Down Beat4.5 Stars
- Excellent Plus - "...an important record..."
Personnel: Miles Davis (trumpet); Sonny Rollins, Charlie Parker (tenor saxophone); Tommy Flanagan, Walter Bishop (piano); Paul Chambers, Percy Heath (bass); Art Taylor, Philly Joe Jones (drums).
Recorded in New York on January 30, 1953 and March 16, 1956. Originally released on Prestige (7044).
Personnel: Miles Davis (trumpet).
Additional personnel: Jackie McLean (alto saxophone); Sonny Rollins, Charlie Parker (tenor saxophone); Britt Woodman (trombone); Walter Bishop, Sr., Tommy Flanagan (piano); Teddy Charles (vibraphone); Paul Chambers, Percy Heath, Tommy Potter, Charles Mingus (bass guitar); Elvin Jones, Philly Joe Jones, Art Blakey, Art Taylor (drums).
Audio Remasterer: Joe Tarantino.
One of Miles Davis' most sympathetic collaborators was tenor saxophonist Sonny Rollins, who shared his love for space, and his genius for melodic architecture. Rollins was only a few years Davis's junior when they first met, but Miles, by virtue of his extended stint with the Charlie Parker Quintet, was already viewed as an established stylist and leader.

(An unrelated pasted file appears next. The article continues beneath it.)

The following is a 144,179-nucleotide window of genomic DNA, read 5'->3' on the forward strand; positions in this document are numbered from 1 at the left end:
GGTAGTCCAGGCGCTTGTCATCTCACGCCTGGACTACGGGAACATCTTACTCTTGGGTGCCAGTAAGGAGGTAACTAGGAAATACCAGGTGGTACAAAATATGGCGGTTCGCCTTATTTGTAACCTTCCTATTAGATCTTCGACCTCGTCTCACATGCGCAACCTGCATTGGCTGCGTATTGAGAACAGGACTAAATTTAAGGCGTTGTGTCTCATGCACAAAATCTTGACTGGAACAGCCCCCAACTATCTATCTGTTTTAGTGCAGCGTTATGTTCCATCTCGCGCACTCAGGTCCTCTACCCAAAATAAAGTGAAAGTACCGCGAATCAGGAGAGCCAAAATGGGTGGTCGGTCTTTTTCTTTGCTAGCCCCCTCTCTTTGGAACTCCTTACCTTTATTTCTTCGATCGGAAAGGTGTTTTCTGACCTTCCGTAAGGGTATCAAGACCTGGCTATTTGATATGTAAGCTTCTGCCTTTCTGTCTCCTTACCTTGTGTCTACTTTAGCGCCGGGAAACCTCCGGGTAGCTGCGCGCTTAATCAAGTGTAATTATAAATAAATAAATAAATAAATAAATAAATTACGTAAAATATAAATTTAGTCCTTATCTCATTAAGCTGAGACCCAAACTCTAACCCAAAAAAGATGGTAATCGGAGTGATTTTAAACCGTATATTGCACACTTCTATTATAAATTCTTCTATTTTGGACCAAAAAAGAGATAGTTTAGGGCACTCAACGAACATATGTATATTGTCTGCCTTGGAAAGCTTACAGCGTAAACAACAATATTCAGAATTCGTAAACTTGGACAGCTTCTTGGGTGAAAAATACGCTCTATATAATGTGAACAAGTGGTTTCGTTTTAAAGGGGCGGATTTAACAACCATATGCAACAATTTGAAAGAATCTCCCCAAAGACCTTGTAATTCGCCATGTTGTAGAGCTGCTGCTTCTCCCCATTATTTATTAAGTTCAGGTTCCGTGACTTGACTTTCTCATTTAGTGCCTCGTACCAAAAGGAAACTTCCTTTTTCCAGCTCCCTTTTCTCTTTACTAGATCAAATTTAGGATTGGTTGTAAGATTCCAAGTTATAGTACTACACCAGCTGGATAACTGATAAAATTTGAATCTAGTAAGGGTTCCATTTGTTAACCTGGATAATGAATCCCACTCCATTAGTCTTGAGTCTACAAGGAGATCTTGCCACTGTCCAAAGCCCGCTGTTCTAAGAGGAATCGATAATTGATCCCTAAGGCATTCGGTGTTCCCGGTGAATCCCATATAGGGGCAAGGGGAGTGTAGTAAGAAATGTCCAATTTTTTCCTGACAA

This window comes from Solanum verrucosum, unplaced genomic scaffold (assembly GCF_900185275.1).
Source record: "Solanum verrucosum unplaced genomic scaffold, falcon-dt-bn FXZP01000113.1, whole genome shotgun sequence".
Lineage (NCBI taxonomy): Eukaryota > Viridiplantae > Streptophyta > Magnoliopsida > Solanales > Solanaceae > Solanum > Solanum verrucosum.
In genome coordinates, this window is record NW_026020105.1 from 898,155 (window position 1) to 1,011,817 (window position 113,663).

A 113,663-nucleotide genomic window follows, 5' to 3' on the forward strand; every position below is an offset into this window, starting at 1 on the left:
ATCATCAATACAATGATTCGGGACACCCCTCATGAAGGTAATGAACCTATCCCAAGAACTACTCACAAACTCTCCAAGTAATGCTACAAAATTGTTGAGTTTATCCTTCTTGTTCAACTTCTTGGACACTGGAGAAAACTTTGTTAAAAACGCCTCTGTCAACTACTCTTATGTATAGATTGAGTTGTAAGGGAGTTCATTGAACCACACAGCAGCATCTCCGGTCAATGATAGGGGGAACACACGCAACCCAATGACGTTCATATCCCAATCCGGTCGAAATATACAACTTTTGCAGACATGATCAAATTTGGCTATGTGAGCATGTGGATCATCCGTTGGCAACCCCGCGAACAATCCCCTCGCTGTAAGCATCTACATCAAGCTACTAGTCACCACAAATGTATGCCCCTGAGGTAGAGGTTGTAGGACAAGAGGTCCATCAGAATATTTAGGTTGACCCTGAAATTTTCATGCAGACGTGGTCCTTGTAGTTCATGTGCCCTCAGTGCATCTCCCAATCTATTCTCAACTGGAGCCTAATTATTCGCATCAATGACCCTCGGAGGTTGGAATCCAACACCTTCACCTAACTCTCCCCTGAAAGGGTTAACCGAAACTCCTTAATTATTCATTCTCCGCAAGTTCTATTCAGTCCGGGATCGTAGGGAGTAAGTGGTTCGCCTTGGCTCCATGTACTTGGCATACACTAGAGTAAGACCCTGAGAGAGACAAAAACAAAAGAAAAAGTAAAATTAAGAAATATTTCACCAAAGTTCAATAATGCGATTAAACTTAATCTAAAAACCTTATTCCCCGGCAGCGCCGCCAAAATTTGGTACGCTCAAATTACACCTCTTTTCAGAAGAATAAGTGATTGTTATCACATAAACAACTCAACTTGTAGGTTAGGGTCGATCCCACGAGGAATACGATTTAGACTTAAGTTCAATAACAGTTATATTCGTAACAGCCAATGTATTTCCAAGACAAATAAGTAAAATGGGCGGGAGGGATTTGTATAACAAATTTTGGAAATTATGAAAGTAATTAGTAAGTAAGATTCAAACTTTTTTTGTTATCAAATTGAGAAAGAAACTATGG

This January 30, 1953, recording date introduces the fiery drummer Philly Joe Jones and teams Rollins with his idol Charlie Parker, who in a few choruses seems to presage the entire history of Sonny Rollins. Davis's "Compulsion" is a shifting, restless line, and after a leaping Davis solo, Parker charges in with a thick-toned line followed by a robust Rollins. Bird and Rollins double the melodic line on two takes of "The Serpent's Tooth," the brisker second take being the more polished. Miles begins somewhat hesitantly on "Round Midnight," but his classic core arrangement (with Dizzy's famous ending) is already in place, as Bird plays his best solo of the session.
COLLECTORS' ITEMS concludes with Miles and Sonny's final studio session together. Pianist Tommy Flanagan adds his special brand of harmonic intuition and swing, while Paul Chambers and Art Taylor round out a tightly coiled, elegant rhythm section. A muted Davis seems particularly inspired by the melody to Dave Brubeck's ballad "In Your Own Sweet Way," and Rollins doubles up with masterly restraint. "No Line" is an equestrian event--light, fast, and swinging--while the slow riff tune "Vierd Blues" features a particularly soulful Davis on open horn, egged on by Chambers's subtle counterpoint; Rollins lays way back behind the beat, with lazy, billowing melodic fragments, only to swoop back through with bold harmonic flourishes.